WHY do we put ourselves through that? I was not a failure. No one is a failure. We do what we can, the best way we know how. We feed our babies when they are hungry. Who gives anyone the right to make us feel bad about how we are feeding our babies? I do not and will not feel guilty about breastfeeding Kit Kat at age 3. I no longer feel I was a failure for giving Pooker formula because I could not breastfeed her to our goal. I am PROUD of how I fed our girls. I am PROUD I made a choice that worked for us. I am PROUD I was able to FEED Pooker formula when my frozen breastmilk stash ran out. I am proud of that because she was STILL EATING. And you should be proud too. Either you did the best you could or you choose a path that was best for your family. 
Either way... own it and be proud of it.

People need to get off of their high horses and stop judging others. 
Breastmilk or formula.  Neither word says anything about loving a child more.  
We are women. We love our babies. We do the best we can with what we got. 
THAT should be enough.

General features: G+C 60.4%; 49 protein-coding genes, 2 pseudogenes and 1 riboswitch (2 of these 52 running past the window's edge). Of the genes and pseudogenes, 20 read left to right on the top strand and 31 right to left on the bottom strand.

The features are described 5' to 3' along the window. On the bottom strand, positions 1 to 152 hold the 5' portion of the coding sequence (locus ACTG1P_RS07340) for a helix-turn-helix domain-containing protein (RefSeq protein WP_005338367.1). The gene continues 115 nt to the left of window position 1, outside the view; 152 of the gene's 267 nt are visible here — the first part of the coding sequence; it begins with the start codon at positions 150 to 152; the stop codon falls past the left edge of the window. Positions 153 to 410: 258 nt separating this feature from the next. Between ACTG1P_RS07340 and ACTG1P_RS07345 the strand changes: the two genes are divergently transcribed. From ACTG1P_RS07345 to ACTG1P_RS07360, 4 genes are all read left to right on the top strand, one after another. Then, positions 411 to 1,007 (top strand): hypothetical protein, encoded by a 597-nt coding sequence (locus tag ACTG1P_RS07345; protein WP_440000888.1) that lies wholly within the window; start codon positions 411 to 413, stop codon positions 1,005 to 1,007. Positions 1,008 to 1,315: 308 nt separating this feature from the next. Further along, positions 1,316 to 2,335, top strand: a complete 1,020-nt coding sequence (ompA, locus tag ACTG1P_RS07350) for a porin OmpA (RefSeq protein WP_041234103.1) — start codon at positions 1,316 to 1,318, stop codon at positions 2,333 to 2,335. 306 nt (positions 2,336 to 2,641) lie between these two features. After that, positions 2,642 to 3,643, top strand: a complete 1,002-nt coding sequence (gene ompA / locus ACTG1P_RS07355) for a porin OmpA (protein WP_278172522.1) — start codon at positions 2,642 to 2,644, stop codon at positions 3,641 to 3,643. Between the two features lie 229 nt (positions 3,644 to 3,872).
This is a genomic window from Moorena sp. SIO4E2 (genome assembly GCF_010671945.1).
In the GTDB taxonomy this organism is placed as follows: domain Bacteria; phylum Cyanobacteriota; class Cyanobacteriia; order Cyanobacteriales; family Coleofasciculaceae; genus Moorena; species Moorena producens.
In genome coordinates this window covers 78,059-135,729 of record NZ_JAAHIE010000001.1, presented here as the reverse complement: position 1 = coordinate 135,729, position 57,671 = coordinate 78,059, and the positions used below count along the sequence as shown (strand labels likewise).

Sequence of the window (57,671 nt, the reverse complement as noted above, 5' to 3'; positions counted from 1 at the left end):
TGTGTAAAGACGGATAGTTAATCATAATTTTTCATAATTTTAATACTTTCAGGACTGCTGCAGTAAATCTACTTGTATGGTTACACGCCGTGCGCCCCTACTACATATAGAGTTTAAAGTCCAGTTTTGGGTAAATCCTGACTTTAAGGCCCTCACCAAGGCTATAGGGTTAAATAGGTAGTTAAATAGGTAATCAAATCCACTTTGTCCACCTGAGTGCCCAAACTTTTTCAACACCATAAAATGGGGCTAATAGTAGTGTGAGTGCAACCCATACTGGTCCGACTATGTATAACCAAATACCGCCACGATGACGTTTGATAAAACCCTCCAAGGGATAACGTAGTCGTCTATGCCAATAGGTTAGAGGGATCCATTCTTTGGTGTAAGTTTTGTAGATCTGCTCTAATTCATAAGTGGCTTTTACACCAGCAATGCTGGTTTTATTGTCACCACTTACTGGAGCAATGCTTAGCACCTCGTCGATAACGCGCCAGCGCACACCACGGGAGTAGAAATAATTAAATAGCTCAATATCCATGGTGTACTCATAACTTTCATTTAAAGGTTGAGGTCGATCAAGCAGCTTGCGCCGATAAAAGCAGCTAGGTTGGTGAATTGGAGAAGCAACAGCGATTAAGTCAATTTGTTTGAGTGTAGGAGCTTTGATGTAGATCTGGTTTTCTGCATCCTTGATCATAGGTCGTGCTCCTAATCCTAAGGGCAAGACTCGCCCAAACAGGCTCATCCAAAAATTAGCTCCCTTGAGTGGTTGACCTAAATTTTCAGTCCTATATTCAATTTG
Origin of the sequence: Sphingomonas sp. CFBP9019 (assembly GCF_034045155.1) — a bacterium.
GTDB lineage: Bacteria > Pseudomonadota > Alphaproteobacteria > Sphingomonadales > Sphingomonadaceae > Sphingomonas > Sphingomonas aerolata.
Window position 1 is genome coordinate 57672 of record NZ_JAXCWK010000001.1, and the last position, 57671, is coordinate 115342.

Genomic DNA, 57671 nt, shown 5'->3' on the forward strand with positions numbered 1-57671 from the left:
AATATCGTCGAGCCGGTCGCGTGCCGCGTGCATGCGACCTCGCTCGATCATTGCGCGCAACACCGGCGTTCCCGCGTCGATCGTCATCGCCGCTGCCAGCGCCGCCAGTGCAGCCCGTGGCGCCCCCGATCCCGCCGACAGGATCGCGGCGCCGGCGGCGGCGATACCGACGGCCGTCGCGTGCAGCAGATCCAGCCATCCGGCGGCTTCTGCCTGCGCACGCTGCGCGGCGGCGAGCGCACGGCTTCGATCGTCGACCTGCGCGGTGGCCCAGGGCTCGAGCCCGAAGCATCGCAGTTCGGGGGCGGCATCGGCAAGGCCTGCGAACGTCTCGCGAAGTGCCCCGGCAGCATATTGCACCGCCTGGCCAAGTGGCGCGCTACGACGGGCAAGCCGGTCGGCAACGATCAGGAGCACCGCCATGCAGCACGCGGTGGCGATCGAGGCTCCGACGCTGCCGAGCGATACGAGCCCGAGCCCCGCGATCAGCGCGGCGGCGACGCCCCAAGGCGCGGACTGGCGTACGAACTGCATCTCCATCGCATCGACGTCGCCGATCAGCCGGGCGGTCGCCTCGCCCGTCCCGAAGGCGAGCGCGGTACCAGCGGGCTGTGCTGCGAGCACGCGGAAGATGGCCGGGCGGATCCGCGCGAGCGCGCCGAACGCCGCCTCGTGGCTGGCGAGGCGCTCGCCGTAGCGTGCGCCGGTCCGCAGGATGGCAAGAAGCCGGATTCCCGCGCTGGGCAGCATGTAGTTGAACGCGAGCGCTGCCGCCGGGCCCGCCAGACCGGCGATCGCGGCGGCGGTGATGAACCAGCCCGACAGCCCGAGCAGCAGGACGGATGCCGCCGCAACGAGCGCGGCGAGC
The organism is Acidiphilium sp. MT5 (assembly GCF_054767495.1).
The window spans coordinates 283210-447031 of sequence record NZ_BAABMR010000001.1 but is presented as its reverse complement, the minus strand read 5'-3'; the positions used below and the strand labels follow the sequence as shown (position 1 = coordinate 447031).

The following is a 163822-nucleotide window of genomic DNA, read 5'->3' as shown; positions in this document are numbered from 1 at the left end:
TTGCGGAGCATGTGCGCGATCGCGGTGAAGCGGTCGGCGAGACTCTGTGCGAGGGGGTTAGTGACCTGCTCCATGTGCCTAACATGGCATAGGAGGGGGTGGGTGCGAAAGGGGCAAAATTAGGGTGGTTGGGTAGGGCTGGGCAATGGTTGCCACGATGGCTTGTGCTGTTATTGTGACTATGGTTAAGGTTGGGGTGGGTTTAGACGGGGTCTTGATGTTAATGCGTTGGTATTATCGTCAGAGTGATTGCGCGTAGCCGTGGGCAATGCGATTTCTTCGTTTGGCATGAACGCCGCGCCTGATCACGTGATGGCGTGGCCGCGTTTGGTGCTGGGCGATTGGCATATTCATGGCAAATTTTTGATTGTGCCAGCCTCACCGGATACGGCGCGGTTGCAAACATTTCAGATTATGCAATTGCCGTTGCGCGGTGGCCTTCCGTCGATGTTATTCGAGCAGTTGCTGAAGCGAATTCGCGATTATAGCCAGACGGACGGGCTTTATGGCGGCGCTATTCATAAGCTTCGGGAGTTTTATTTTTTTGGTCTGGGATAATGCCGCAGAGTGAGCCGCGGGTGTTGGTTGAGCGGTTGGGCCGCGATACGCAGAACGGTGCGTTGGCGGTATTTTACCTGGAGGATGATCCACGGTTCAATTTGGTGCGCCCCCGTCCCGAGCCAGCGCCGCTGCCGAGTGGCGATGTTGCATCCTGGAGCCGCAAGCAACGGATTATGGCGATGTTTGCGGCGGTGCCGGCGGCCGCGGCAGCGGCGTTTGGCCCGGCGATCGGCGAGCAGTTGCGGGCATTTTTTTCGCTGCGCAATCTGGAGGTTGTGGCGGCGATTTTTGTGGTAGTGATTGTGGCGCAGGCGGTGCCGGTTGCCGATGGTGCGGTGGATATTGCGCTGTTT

And it IS enough.

Now with ALL of that being said. I AM a breastfeeding advocate. I LOVE supporting women in their breastfeeding journey. I LOVE helping when help is needed. I LOVE being there to watch a Mummie's breastfeeding journey. I support a mother's right to breastfeed her baby anywhere/anytime for how ever long her and her "baby" want. BUT I am also a "Mommyadvocate." Every mother needs and deserves support, regardless of how she feeds her baby. No Mummie should feel they are "left out in the cold" to handle what ever comes up, simply because they went down a different path.

Right here and right now... I would LOVE to see breastfeeding and formula feeding mothers take a stand, hand in hand, one with a bottle and one with a boob! 
We shall not be judged by you. 
We will stand together and we will be strong.